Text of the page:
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(NECN: Amy Sinclair) - One of the key races to watch in Maine on Tuesday will be Question 1, which asks voters if they want to allow the state to issue marriage licenses to same-sex couples.
It’s a divisive issue that's shaping up to be a very tight race.
Opponents of gay marriage spent the lunch hour on Monday waving signs on the bridge that spans Lewiston and Auburn, Maine, a French catholic stronghold.
In Portland, hundreds of gay marriage supporters worked the phones, asking Mainers to vote “yes” on Question 1.
Both campaigns agree that their get-out-and-vote push is critical in this tight race.
The most recent survey conducted by the Maine People's Resource Center showed 50.5 percent of voters saying yes to marriage licenses for same-sex couples, with 46.5 percent saying no and 2.9 percent undecided.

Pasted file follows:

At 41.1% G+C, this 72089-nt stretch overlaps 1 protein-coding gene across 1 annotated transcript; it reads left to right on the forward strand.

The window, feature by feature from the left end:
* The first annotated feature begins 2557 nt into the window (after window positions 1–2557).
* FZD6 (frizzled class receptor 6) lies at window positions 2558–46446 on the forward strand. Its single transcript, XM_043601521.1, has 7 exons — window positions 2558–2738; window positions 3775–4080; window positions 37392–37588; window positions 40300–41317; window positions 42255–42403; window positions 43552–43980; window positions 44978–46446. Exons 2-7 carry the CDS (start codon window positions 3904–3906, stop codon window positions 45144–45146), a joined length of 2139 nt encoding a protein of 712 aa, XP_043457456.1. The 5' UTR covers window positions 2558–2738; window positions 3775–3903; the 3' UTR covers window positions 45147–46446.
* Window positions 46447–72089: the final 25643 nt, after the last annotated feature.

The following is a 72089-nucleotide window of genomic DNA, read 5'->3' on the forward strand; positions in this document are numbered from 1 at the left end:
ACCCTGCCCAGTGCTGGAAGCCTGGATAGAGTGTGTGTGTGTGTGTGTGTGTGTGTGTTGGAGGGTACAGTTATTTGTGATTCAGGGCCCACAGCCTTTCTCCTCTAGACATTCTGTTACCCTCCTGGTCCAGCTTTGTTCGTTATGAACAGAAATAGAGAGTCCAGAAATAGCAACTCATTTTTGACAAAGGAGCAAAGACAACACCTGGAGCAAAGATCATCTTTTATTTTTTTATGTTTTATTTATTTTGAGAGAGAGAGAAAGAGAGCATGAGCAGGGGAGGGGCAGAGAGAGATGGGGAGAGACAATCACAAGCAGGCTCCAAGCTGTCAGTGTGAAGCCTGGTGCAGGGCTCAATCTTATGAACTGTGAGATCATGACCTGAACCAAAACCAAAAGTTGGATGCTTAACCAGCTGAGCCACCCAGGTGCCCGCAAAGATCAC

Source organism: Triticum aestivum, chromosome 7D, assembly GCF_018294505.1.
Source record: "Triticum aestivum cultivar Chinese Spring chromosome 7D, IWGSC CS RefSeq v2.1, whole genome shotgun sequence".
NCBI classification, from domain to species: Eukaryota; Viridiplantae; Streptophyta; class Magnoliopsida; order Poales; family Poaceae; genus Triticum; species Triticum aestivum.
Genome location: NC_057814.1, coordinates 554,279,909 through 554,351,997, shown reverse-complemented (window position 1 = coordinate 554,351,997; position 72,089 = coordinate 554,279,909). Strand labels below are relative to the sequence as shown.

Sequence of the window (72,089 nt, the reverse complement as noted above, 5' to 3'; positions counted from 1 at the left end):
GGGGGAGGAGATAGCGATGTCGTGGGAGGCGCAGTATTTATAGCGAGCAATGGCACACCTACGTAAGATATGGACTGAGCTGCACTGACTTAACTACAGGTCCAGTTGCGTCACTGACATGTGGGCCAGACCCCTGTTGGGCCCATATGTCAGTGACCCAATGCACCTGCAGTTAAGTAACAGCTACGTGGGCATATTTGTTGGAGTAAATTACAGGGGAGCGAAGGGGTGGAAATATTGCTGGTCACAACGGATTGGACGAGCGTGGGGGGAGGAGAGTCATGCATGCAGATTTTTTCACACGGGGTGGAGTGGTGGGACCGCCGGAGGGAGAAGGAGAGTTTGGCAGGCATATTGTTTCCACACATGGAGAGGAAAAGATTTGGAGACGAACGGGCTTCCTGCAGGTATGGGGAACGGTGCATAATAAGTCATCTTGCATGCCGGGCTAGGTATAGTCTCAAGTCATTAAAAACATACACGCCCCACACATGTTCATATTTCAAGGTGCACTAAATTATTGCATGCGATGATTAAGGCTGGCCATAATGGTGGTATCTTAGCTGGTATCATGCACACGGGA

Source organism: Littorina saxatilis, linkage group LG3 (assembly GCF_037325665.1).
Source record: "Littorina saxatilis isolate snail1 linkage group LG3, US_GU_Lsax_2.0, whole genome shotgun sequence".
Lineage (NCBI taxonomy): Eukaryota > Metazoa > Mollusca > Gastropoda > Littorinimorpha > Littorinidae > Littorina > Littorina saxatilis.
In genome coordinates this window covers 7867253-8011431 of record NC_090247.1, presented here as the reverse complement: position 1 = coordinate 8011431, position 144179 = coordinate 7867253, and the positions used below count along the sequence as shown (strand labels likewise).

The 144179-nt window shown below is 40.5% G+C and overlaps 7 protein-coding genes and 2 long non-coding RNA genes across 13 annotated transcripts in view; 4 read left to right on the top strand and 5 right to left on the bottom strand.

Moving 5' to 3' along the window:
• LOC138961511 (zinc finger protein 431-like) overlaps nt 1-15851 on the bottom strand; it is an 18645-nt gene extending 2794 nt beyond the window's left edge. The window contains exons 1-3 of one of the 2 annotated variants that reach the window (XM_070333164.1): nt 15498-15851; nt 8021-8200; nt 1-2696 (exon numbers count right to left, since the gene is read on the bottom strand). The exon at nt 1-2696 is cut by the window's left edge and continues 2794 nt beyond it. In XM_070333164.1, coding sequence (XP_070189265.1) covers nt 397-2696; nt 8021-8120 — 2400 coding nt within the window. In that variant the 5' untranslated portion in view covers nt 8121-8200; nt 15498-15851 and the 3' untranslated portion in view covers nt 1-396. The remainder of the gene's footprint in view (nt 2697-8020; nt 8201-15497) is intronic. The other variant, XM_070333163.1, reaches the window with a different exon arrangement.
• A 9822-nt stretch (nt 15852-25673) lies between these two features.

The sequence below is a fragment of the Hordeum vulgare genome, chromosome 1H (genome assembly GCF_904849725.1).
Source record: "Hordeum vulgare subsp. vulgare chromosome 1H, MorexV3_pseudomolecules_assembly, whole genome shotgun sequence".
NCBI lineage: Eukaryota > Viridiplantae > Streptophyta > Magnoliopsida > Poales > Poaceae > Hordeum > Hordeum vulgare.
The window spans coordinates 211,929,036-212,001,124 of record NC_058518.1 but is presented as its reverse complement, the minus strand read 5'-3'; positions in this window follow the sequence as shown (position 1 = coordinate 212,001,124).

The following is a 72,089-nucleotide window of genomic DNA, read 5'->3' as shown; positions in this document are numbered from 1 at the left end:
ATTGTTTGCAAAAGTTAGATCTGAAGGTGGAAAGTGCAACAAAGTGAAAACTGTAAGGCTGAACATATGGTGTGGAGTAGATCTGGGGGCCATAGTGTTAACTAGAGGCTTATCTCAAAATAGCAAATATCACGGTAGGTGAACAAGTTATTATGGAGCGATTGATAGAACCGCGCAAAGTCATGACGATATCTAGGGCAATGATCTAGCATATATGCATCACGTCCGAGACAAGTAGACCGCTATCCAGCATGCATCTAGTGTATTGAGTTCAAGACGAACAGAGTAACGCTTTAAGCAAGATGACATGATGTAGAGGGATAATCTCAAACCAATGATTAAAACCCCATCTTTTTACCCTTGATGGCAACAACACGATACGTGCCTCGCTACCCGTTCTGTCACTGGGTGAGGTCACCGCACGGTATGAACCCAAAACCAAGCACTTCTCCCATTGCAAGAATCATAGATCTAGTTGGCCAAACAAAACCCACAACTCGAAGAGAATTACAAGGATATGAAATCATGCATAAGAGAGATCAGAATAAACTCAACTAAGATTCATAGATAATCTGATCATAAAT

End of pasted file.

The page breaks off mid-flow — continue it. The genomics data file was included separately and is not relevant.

But when it comes to the gay marriage question, polling is often inaccurate. In 2009, all the polls showed gay marriage ahead, but when the votes were counted, it lost by six percentage points.
Which is why Carroll Conley, co-chair of Protect Marriage Maine, said he's optimistic.
“We’re actually in a better position now that we made a 14-point swing,” Conley said.
But the spokesman for Mainers United for Marriage said they've spent the last two years persuading the opposition to reconsider.
“Our campaign has had 250,000 one-on-one conversations with Maine voters,” said spokesman David Farmer. “We've seen that they're changing their minds."
Now the nation will be watching to see if Maine makes history as the first state to approve same-sex marriage by popular vote, or repeats history by saying no for the second time in just three years.